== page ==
As an early years practitioner, you will know that children learn through play and that the majority of a child’s time in their early years setting should be spent engaged in child-initiated play. How then, as adults, can we extend a child’s learning even further?
The famous psychologist, Lev Vygotsky introduced a concept called ‘The Zone of Proximal Development’. This refers to the difference between what a child can do without help and what they can do with help. Whilst Vygotksy did believe in the importance of children developing spontaneously (as promoted by Piaget), he also claimed that children should not be left to discover everything on their own. Instead, we should provide them with challenges that are slightly too hard for them and gently ‘pull them along’. Based on this theory, we need to let children learn through play, then extend their learning even further.
So, how do we put this into practice? Well firstly, children need the opportunity to take part in their own learning. Be careful not to just give children experience of directed learning (i.e. telling them what to do), but rather let their tasks be open- ended – let children take their learning where they want to take it. A gentle reminder here, also, to let the children speak. You don’t need practise speaking, they do.
Now that the children are playing, here is your chance to go in and extend their learning through gentle challenges. A few examples of effective questioning: Can you tell me how you made that? Why is the ice melting? How could you make the tower even taller? What do you need to do to make the car go faster? What does the rabbit feel like? How is that person feeling? How could you make your friend feel happier?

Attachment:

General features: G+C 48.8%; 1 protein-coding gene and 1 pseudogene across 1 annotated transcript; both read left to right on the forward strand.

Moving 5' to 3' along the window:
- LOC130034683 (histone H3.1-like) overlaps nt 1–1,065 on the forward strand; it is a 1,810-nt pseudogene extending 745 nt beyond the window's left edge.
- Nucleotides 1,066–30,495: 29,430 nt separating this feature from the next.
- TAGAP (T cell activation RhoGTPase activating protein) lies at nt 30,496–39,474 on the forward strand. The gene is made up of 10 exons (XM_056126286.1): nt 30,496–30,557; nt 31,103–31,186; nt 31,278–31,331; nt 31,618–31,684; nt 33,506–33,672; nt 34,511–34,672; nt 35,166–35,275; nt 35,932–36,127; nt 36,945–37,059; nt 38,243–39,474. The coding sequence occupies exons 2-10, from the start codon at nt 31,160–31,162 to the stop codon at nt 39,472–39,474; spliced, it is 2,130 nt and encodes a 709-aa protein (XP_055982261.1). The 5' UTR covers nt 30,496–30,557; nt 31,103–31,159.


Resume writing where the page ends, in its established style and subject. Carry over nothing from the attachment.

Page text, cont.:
Whilst you’re asking all these questions, don’t forget to be armed with paper and a pen – the answers to these questions are going to give you some fantastic observations for the child’s learning journal. Effective questioning can give you some particularly great observations in the areas of Understanding the World and Communication and Language.
When questioning children, be careful not to limit their learning. Let them take it where they are going to take it – this may not be exactly what you had in mind but trust the child to create their own learning path and then challenge them along the way. You’ll be pleasantly surprised by the outcome!
About the author
Georgina has had 8 years experience teaching both mainstream and special education. She has created her own website www.sensupport.com which makes learning resources to help children with Special Educational Needs. If you are looking for help or advice to create a reward chart of your own, you can contact @sen_support on Twitter and on Facebook or email Georgina on email@example.com.